The Secret Karate Techniques - Kata Bunkai
Helmut Kogel learned a modern system of Karate fighting combinations from a western point of view when he started training in 1973. In 1992 he began to train in German Jujutsu. He also learned Philippine Arnis, Kobudo and Nihon Jujutsu. During several study visits to Japan, he gathered experience in several martial arts and in Kyusho. Under the guidance of Japanese Grand Masters he achieved the degree of 6th Dan in Karate Renshi, 5th Dan in Kobudo and 2nd Dan in Nihon Jujutsu. Kogel founded a Dojo in Germany and was head of a Karate group at the University of Ulm.
The Secret Karate Techniques - Kata Bunkai
A Karate student spends the first few years learning its technical particularities. This means learning correct execution of the movements to ensure the right body posture and building up speed and strength of technique. This applies equally to Kata training; primary importance is placed on the correct external form. The actual background of the Kata, its hidden applications (Okuden), is not taught to beginners at this stage. This does make the Kata less attractive for many students, particularly in the western world. On the surface, the various Kata do not seem to be appropriate for use in a realistic situation involving self-defense. It is difficult for a teacher at this "beginner" stage to infect his students with enthusiasm for the Kata. This was particularly problematic in the past, when generally only a few Kata were taught.
Okinawa's old Masters believed it necessary to practice only a few Kata, or sometimes just one, in order to perfect individual techniques and increase their effectiveness. They maintained that one single Master-Kata contained the entire repertoire for a realistic combative situation and for the required measure of self-defense. Today we know they were right. Yet it is understandable that a student might fail to appreciate the depth of the kata. The obvious techniques in the Kata are known in Japan as Omote. The variations in application due to individual differences are classified as Oyo Bunkai.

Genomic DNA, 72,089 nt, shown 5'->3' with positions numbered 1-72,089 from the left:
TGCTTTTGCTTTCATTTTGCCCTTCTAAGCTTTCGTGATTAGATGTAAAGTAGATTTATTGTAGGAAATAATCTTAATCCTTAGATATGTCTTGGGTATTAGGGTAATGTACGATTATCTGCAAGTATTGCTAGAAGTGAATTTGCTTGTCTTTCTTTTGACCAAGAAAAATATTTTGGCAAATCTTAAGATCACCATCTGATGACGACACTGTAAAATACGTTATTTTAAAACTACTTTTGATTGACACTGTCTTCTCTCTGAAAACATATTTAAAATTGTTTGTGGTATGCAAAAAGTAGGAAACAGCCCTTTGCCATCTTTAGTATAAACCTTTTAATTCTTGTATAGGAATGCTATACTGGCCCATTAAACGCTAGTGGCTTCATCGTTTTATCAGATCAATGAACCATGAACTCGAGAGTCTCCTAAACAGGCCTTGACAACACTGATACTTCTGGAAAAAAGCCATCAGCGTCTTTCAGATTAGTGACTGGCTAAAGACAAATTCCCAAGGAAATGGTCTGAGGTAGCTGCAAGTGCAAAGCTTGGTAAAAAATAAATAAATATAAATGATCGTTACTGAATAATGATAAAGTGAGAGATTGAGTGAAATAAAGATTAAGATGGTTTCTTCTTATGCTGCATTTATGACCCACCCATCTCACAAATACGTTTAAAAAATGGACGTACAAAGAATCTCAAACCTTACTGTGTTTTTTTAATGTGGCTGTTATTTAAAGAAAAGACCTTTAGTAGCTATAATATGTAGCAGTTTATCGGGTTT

Tetsuhiro Hokama explained that the Kata in Karate can be compared to a large jug. Whereas a beginner and a student will only see the surface (and at best the bottom of the jug upon raising it), it is the Master (mostly from 3rd and 4th Dan) who enables an advanced student to view its core. Therefore, for an average student, the teachings of martial arts are mostly confined to the Omote - the obvious, easily recognized, simple techniques. Most students do not advance beyond the status of a beginner performing the Omote and their knowledge of the martial arts remains superficial.
This refers to the techniques taught to a more experienced student at an intermediate level. They are more complex and can only be executed with a good deal of practice.
The hidden, secret uses (Bunkai) of the Kata were passed on by the old Masters only to those students who had earned their complete trust. In Japan these techniques are described as Ura Waza. The secret techniques were also known as Okuden. As already mentioned, it is still common practice for those techniques which hold the true content of the Bunkai to be shown only to the higher Dans, and then only selectively. The passing on of advanced or hidden techniques is also carefully sifted. The particularly clever and refined techniques are only shown to especially trusted students (Uchi Deshi). The fact that Karate techniques belonging to the Okuden were not written down in earlier times makes it difficult to define the separate Kata, now, in the way they were probably defined 100 or 200 hundred years ago. Unfortunately, a lot of knowledge will remain hidden to us.
Employing a Kata, however, need not remain confined to known techniques which have been passed down by word-of-mouth. Many Karate Masters have studied the techniques very closely and developed their own interpretations. These individual interpretations of a Kata are known as Oyo, and can distance themselves even further from the original Kata.
Although it is usually easy to recognize the most obvious uses (Omote), it is still often difficult to differentiate between Chuden, Okuden and Oyo.
Various methods are used to research the secret techniques of the Kata:
1. Comparative analysis of Parallel Kata 2. Analysis of related Kata